Responsive design

With the rise of mobile (smart phones) and large screen (Smart TV) devices, there's been a massive switch in how users view webpages. Our aim is to create a device agnostic website.

  1. What is responsive design?
  2. Why use it?
  3. Things to think about
  4. New approaches

What is responsive design?

Responsive design is the technique of making web pages fluid and adaptive to any change in device that a user may choose to view the site on. In responsive design a website changes (responds) depending on the device it's viewed upon without losing access to information. This means that on different devices the same pages can look different, have different functionality or have a different layout, giving the user a different experience but still providing the same information.

An example of this is the main menu. On a mobile device the main headings are stacked on the right hand side but on a wide screen device the main heading is positioned across the screen and on hover shows a drop down menu.

The same content is accessible on both devices, the user journey is just slightly different with extra clicks involved on the mobile device.

Having different user journeys is not a bad thing, it just gives us more to think about when using a responsive site. A responsive site makes you think about providing the shortest user journey on every device, even if those journeys are different.

Why use it?

Users expect to be able to use any device that connects to the internet, from smart TVs to mobile phones, to view every website without the need to change settings or zoom (pinch).

Studies have shown that 77% of users with smart phones are more likely to stay on a responsive site than a non-responsive site.

Previously, websites would have had a mobile version. This is basically a different site that's built to work on a smart phone. Often this had repurposed content that produced a scaled down version of the site meaning there were two sets of content to maintain.

Responsive design gives users a better experience allowing them to access all the content without the need to zoom. This keeps more users on the page while allowing for content to be kept in a create once, published everywhere (COPE) environment.

Things to think about

  • Screen size/Breaking points

    As the site adapts to the device that the user is on the layout of the page changes depending on the width of the screen. The widths in which the layouts can change are called the breaking points.

    We've five breaking points:

    1. 335px (mobile)
    2. 500px (phablet)
    3. 680px (tablet)
    4. 800px (desktop)
    5. 1024px (wide screen)

    When working with pages that are responsive you have to be aware of all breaking points so that you can test your work and make sure that at each point the page looks and functions correctly.

  • Touch devices

    Touch devices work differently from desktop devices as there's no mouse or cursor on the screen, no right or left click etc.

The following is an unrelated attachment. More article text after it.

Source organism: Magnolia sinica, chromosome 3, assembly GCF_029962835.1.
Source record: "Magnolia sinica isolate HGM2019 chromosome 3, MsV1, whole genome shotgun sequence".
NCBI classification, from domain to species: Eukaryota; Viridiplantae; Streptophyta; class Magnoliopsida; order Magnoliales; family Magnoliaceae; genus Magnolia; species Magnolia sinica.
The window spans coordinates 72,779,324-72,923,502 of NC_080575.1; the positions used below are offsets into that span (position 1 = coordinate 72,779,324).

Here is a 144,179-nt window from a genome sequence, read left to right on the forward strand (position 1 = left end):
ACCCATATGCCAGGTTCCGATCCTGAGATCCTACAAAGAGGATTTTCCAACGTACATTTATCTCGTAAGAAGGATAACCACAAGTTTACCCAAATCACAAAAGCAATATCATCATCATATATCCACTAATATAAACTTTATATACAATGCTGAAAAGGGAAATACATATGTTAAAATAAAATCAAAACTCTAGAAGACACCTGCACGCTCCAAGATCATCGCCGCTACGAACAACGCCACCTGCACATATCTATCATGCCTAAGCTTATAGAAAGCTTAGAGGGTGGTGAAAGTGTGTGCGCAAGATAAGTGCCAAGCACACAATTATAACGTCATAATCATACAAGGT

Finger size has to be considered for all links as the site needs to be accessible on all devices.

  • Layout

    The layout can change depending on the screen you're viewing it on. The width of every element on the page is flexible, squeezing and stretching to the needs of the device.

  • Behaviour

    There's a large variety of behaviours available on websites. Traditionally it was hover and click, now there's pinch, swipe, etc. It's not necessary to incorporate all of these behaviours into each website but it's important that crucial functionality for users are catered for.

  • Images

    Images are one of the major difficulties of responsive design. As each element has to adapt to the screen size image quality can be affected and cause pixilation (blurring). It's very important that the right size of image is used where stipulated.

New approach

Responsive design has led to websites being thought about in a different way. The content is the most important part of any site and making the site as easy and accessible to use and understand is key to having a successful site. To help achieve these two major goals of any site we've taken a content and mobile first approach.

Content first

Content first is a design approach which relates to everything involved in building a website to be designed with content central to every decision made. This approach filters through all aspects of the design starting with the user goals and journeys, to the layout and structure of the site.

Content first doesn't mean that you need the full and final content to go on the site before anything else can continue. Instead, an outline of how much content there needs to be and an understanding of how users use and interact with that content is required. This allows the user to be at the heart of everything we do, as we target the content in a way that makes it easy to find and understand.

Mobile first

Mobile first is a development approach which relates to how a site is structured. It focuses on flexibility to fit elements into small screens (mobile devices), first in a linear layout then progressing to a column based layout depending on the size of screen the site is being viewed on. This has implications on order of content as the most important content should be first.

Our site is built using a mobile first approach. This means that when building or editing the site a different thought process has to be taken than any previous version. Code has to be semantic and the elements have to be laid out in order of importance.